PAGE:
Katharine Birbalsingh, the headmistress of London’s Michaela Community School & Sixth Form, also known as “Britain’s Strictest School,” didn’t expected to have the police called on her over a few photographs on Twitter.
Nevertheless, that is exactly what occurred. After Birbalsingh posted a few photos of Canadian academic and public intellectual Dr. Jordan Peterson’s visit to her school, the Twitter mob’s response was unusually extreme. One user allegedly reported Birbalsingh to the local police for a “hate crime,” while others called for her immediate expulsion as headmistress, and others still called for an “immediate inspection” by local education authorities.
Dr. Jordan Peterson became a more popular figure in the last few years after publishing lectures from his psychology courses and authoring programs, and televised interviews in which Dr. Peterson was accused of everything from sexism to fascism for suggesting self-responsibility was essential for personal and community success and that hierarchical structures naturally occur. His books 12 Rules for Life and 12 More Rules for Life address these claims in more detail.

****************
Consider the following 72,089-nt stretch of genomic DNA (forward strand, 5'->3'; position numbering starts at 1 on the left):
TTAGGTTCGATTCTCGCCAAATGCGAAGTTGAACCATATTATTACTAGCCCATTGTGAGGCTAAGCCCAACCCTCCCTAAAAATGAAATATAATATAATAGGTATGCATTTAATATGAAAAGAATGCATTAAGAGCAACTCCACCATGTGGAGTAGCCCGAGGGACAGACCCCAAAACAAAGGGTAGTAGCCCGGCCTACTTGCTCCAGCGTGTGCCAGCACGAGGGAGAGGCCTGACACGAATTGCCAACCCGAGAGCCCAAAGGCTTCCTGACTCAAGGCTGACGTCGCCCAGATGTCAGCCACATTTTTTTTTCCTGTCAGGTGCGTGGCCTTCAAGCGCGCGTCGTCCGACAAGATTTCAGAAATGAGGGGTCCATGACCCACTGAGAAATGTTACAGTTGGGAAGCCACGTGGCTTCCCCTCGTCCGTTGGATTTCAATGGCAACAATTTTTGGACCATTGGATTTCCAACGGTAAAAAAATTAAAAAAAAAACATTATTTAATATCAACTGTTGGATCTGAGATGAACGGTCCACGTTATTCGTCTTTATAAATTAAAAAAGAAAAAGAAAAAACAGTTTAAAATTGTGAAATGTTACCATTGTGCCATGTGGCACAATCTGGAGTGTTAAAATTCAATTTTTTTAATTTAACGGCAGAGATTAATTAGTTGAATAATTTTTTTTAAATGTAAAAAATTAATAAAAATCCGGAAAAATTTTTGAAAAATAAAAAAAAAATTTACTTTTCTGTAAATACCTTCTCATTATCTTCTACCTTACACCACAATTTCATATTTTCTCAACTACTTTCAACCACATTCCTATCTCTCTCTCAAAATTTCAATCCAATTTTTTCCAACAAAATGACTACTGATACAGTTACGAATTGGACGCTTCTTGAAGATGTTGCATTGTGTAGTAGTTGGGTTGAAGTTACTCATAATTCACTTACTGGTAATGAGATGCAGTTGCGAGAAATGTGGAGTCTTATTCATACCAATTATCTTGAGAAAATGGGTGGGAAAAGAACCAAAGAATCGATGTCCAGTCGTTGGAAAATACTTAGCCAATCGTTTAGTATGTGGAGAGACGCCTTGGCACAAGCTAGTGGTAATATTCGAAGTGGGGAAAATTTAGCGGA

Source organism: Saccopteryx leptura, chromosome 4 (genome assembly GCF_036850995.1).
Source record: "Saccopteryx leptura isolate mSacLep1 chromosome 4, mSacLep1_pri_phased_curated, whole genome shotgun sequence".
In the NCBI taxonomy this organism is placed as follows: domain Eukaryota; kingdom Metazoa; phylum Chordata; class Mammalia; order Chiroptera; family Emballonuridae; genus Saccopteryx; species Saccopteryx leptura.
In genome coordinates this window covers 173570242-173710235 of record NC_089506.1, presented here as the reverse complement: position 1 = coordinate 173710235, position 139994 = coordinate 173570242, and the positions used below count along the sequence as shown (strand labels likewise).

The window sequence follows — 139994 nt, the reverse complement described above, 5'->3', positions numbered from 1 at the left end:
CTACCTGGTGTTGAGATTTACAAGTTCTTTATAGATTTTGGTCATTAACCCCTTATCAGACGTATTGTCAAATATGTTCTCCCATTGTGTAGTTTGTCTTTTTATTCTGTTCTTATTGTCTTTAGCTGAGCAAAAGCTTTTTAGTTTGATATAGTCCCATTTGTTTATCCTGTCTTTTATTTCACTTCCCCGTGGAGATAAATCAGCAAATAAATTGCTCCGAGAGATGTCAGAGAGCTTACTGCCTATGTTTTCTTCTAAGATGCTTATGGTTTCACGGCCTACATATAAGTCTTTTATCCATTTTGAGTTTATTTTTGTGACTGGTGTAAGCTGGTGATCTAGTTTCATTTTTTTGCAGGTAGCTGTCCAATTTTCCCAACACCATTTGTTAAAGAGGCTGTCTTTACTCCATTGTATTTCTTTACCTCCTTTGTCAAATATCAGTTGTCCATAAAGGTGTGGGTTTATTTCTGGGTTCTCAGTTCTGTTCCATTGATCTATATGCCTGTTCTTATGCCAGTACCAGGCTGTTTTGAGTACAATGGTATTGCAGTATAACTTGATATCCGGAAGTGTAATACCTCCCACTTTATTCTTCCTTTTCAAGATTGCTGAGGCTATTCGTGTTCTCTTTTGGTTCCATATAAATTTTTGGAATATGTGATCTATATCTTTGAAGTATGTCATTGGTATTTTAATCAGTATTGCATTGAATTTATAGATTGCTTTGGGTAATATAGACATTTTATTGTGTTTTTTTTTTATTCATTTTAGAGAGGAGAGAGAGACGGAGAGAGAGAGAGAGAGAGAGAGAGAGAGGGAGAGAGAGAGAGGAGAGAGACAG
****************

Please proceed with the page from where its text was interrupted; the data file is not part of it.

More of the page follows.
“Jordan Peterson did not question my intellect,” Birbalsingh said in a tweet. “He ate at a table entirely of ethnic minority kids. He told me they were clever, careful, polite and he loved talking with them. Meanwhile there are dozens of tweets claiming I am too stupid to do my job but they are the good guys.”
“Lots of people on here…think Jordan Peterson is a threat to kids,” Birbalsingh added. “What’s he going to do?? Most of us in the school are brown and black. He was [very] polite and respectful. It is on Twitter where the insults come.”
Birbalsingh is a respected and well-known educator in the non-American English-speaking world, and You Magazine referred to the Michaela Community School as “one of the UK’s biggest educational success stories.” As such, she is no stranger to attention and controversy.
“What actually helps people is a lot more complex than what looks good,” Birbalsingh told the magazine. “In fact, it is often the opposite of what looks good.”
But Birbalsingh says she has never been the target of this much hostility and vitriol. In her words, she thought “too highly” of her critics. Beyond the real-life actions, hundreds of Twitter users have accused her of racism, dereliction of duty, sympathizing with the Putin regime, and myriad other social ills and frailties.
Nevertheless, there is little indication that Birbalsingh will buckle or break. Her tweets since the incident have frequently decried the harmful effects of cancel culture, and she has anonymously posted numerous direct messages supporting her. But more than anything else, the same reasons that drove Birbalsingh to become an educator in the first place are likely the same ones driving her now.
“It’s so hard to make change that I think some people give up – some people feel really downtrodden,” Birbalsingh told You Magazine. “But I think my naivety keeps me believing that it is possible. It keeps me loving the kids and loving my job. Because I do – I love the kids and I love my job and knowing what we’re doing it for: to make the world into a better place.